Han Lu, researcher at the China Institute of International Studies, underlines Wang’s impressions, stating in a 2017/2018 article about highlights of Sino-Russia relations, that military cooperation between the two countries in particular reached a new level. In 2017, China and Russia conducted in-depth cooperation in defense consultations and joint training. Both countries signed a road map for military cooperation and development for the period of 2017-2020. At the same time, Lu highlights, both countries carried out three joint performances on sea, land, and air. At sea, the Chinese and Russian navy held an annual joint naval military exercise (in Vladivostok, the "Joint Sea 2017"), including on counter-terrorism, joint search and rescue, and the protection of maritime traffic lines. On land, the two countries held a joint counter-terrorism exercise, which aimed at enhancing the ability to jointly respond to terrorist threats. Finally, Chinese and Russian armed forces carried out the six-day air defense drills dubbed "Aerospace Security - 2017" (空天安全-2017), where the two armies made new breakthroughs cooperating in the field of anti-missile coordination.
The annual report on Russia-China relations, jointly published by Chinese and Russian academia notes, however, that China and Russia did not achieve major breakthroughs when it came to military-technical cooperation in 2017 . Instead of signing new large-scale contracts they focused on implementing agreements that had been signed in the past. In addition, they point out that there was no record of new large contracts being signed between China and Russia in the field of military technology in 2017 (and until the report was written in March 2018). The authors of the report highlight that it is necessary to consider the lengthy process of preparing major contracts in the field of military cooperation, as well as a large number of technical features. Often, drafting these contracts takes three to five years, and in some cases even longer, which explains the seeming lack of progress in signing major contracts.
Even without major breakthroughs, they found that bilateral military technical cooperation between the two countries seems to have increased and expanded into new and more sensitive areas. The fact that the amount of relevant information and materials in the media has decreased may have been at the request of the Chinese side. For instance, there was an unscheduled meeting of the Russian-Chinese Intergovernmental Commission for Military-Technical Cooperation (中俄政府间军事技术合作混合委员会会议), which was held in Moscow in December 2017. This meeting could indicate that there was new joint project coordination but the specific content was not announced.
Meanwhile the authors listed continued military cooperation projects, such as Russia supplying a large number of aircraft engines to China, including a contract for the supply of approximately 100 AL-31F engines and the same number of D-30KP-2 engines, for a total amount of approximately $1 billion. In addition, there was continued cooperation in the areas of joint development and technology exchange, however slow. Negotiations on joint development of heavy helicopters, for instance, was a project that started in 2008/09, but it was not until May 2016 that a framework agreement was signed. Cooperation in the field of dual-use technology, namely the wide-body long-range aircraft (C929), was progressing faster. The two sides reached an agreement as early as the end of 2016 and established the company China-Russia Commercial Aircraft International Corporation Co., Ltd. (中俄商用飞机国际有限公司).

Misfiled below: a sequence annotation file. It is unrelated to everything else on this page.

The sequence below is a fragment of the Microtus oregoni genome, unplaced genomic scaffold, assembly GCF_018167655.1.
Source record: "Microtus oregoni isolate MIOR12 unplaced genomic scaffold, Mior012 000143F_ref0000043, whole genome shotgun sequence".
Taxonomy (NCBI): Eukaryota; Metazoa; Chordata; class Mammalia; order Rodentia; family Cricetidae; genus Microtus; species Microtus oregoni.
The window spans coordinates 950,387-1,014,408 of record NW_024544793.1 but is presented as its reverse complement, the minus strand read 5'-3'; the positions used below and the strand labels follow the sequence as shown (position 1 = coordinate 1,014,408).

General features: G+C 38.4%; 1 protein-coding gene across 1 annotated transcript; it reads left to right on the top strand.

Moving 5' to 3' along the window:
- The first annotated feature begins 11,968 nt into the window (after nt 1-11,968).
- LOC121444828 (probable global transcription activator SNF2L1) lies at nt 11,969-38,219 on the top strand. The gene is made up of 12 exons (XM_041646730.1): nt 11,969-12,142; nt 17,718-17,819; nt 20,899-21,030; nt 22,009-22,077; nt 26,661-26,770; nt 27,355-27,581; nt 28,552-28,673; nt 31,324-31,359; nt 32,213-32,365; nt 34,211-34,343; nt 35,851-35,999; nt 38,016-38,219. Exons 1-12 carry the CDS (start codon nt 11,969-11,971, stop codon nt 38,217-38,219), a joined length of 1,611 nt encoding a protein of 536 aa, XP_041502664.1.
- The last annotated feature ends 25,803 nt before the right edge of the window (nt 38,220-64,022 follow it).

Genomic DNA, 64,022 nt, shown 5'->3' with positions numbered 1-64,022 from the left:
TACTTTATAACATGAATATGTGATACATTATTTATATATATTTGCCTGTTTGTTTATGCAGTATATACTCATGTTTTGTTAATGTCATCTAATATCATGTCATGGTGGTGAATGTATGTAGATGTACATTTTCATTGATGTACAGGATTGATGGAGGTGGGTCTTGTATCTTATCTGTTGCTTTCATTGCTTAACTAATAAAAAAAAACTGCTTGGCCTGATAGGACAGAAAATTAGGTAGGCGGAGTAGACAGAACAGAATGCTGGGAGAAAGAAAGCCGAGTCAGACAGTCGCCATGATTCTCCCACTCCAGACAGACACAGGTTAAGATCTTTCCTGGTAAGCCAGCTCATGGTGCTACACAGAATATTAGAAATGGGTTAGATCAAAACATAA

In terms of numbers, in 2017, China accounted for approximately 14.4% of Russia's total defense industry orders ($6.5 billion), including S-400 air defense missile systems, Su-35 fighters, and Mi-171 helicopters. The number of weapons Russia provided to China in 2017 exceeded India for the first time in years (even though more than 50% of Russian arms sales went to the Middle East).
A Xinhua headline recently proclaimed "China, Russia to lift military relations to new high" as "the two sides will enhance their mutual support on their respective core interests, and improve exchange and cooperation mechanisms at all levels". This headline and subheading should be music to the ears of Wang Haiyun, and the articles presented here confirm a strengthening of the Chinese-Russian military bond. However, even if cooperation is increasing it does not seem that China and Russia can reach a new dimension of joint military cooperation. One of the reasons may be that even though both countries strive for modernization and military high tech, they do it separately.
 Wang Haiyun: Military relations reflect the 70 years of China-Russia diplomatic relations, Global Times, 3.6.2019
 "Sino-Russian military technology cooperation” (中俄军事技术合作), in the 4th annual report of “Russia China Dialogue: 2018 Modus operandi" (中俄对话：2018 模式), published by the Institute of International Studies at Fudan University, Russian International Affairs Committee, and Far Eastern Institute of the Russian Academy of Sciences, May 2018